Vocation

As a philosopher, young Karl Marx learned that work was an aspect of being human. He became an economist in fury that work was being systematically torn from our personhood to serve industries. His intellectual and political inheritors have mostly sought to limit this incursion, to protect the person from the world of work. Which wasn’t quite the point.

Meanwhile all around us people bolt because the work is even more important than the money.

Some have resources to survive on; others have only the urgent insistence of their vocation.

Let’s be clear. Entrepreneurship is not a good investment. You’d be hard pressed to find another place to put your money that offered a 50% probably of total loss of principal (and required 70 hour work-weeks indefinitely, without compensation).

I have known for some time, heard over and over, that people who make guitars and surfboards, bread and pants, are driven by the pleasure of manifestation, the urge to work with their hands, and the need to work autonomously.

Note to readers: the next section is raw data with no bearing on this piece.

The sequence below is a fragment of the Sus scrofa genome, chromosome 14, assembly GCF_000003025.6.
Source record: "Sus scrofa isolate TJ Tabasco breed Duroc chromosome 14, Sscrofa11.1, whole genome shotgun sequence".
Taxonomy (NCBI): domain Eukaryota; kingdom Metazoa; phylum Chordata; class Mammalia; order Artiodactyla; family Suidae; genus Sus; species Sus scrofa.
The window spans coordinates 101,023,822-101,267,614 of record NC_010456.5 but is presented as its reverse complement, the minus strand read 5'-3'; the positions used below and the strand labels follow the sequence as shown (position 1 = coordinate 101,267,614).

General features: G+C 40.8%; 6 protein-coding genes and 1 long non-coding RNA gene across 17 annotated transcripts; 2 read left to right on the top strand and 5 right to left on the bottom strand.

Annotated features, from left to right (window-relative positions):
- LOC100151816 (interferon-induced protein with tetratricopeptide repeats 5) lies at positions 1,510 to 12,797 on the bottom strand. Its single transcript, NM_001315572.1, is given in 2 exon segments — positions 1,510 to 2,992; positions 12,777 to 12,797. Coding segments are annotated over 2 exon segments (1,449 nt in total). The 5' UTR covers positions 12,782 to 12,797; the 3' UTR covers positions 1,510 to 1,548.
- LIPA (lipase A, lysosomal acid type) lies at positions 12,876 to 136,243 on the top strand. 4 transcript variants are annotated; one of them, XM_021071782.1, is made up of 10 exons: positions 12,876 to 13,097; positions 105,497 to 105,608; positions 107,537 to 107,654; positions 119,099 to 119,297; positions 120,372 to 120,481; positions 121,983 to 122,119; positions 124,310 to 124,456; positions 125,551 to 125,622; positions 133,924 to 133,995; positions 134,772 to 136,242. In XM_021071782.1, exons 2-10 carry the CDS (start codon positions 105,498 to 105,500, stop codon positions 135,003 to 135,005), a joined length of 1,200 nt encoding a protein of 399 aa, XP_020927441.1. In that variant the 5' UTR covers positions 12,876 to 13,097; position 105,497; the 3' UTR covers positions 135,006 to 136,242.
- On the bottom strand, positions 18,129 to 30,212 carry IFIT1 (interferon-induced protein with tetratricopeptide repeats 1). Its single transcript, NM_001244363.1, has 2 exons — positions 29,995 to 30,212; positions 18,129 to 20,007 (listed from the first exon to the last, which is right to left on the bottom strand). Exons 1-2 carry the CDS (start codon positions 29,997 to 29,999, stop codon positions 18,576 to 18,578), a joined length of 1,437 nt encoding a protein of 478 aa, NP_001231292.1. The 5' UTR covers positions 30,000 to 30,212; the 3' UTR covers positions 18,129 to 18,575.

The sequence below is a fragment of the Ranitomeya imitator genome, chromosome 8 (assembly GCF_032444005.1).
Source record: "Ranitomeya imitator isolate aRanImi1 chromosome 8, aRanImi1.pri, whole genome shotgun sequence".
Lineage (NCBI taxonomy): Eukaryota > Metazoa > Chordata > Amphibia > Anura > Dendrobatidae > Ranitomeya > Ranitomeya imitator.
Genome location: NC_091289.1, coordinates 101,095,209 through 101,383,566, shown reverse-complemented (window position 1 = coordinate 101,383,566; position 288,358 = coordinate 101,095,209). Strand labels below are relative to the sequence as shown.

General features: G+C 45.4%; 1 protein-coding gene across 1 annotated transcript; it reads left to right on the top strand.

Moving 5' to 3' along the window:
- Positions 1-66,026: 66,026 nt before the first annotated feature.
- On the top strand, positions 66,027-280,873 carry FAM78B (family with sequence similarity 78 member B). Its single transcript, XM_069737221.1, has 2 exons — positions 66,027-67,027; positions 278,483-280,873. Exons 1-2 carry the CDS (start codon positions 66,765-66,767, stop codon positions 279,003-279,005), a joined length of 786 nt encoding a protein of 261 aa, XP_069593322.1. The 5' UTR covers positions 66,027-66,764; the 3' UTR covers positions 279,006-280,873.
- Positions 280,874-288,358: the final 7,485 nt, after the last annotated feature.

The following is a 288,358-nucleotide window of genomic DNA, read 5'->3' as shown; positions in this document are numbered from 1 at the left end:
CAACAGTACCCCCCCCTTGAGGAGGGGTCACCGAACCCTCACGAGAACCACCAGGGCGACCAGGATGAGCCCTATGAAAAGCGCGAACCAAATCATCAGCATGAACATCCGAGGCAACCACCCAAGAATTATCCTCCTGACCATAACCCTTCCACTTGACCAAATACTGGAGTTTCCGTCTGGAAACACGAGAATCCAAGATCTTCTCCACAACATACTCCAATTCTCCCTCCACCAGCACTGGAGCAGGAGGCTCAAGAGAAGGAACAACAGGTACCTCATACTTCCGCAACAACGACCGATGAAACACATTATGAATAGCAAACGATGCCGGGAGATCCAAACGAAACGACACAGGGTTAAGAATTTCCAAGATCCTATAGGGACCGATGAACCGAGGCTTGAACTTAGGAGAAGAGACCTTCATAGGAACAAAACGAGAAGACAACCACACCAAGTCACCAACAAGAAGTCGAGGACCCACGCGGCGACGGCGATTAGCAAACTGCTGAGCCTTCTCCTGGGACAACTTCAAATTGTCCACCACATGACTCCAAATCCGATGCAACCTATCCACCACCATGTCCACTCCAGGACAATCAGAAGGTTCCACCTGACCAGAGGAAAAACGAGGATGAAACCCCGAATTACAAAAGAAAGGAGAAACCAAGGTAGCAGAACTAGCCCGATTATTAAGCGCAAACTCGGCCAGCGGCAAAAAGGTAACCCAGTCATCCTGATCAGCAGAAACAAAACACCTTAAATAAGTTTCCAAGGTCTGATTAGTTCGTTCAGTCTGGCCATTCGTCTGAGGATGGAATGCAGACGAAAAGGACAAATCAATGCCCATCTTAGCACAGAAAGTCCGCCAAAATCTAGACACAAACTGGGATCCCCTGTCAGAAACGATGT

I knew that artists too, most artists, forego security and luxury in fealty to that same urgency. Most artists work without promise of pay. As a performing artist, I am often asked to work for free. Filmmakers indebt themselves to the story that compels them. Not because it is a good investment.

Restaurants, a massive labor of love by chefs to share the ephemeral care of a plate of food, run on the razor’s edge. Managing perishable supplies and high labor costs with a 3-5% profit margin – and staggering working hours.

I knew that farmers take second jobs so they can stay in the business, so they can take care of their family’s land.

I did not know that journalists who provide the food of democracy also work “on spec”. It means they pay their own costs, and the newspaper or magazine doesn’t commit to publishing –or paying– until after the report is produced. I did not know that war reporters fund their own trips with credit card debt – hoping to be able to pay it off with revenue from the stories they write. Not because it’s a good investment.

Listening to reporters’ biographies on Longform podcast, I discover another cadre so committed to the work that they wade through rejections, persist through side-jobs, accept the grinding insecurity of permanent freelancing.

Circus artists are paid by the second – when they can get paid work. They maintain and develop enormous and delicate skill on spec, and yearn for opportunities to use it.

I learn two things:

  1. The quantity of people who take risks in service to vocation is significant.
  2. There is no shame in being badly paid for good work. Indeed we are in the best of company.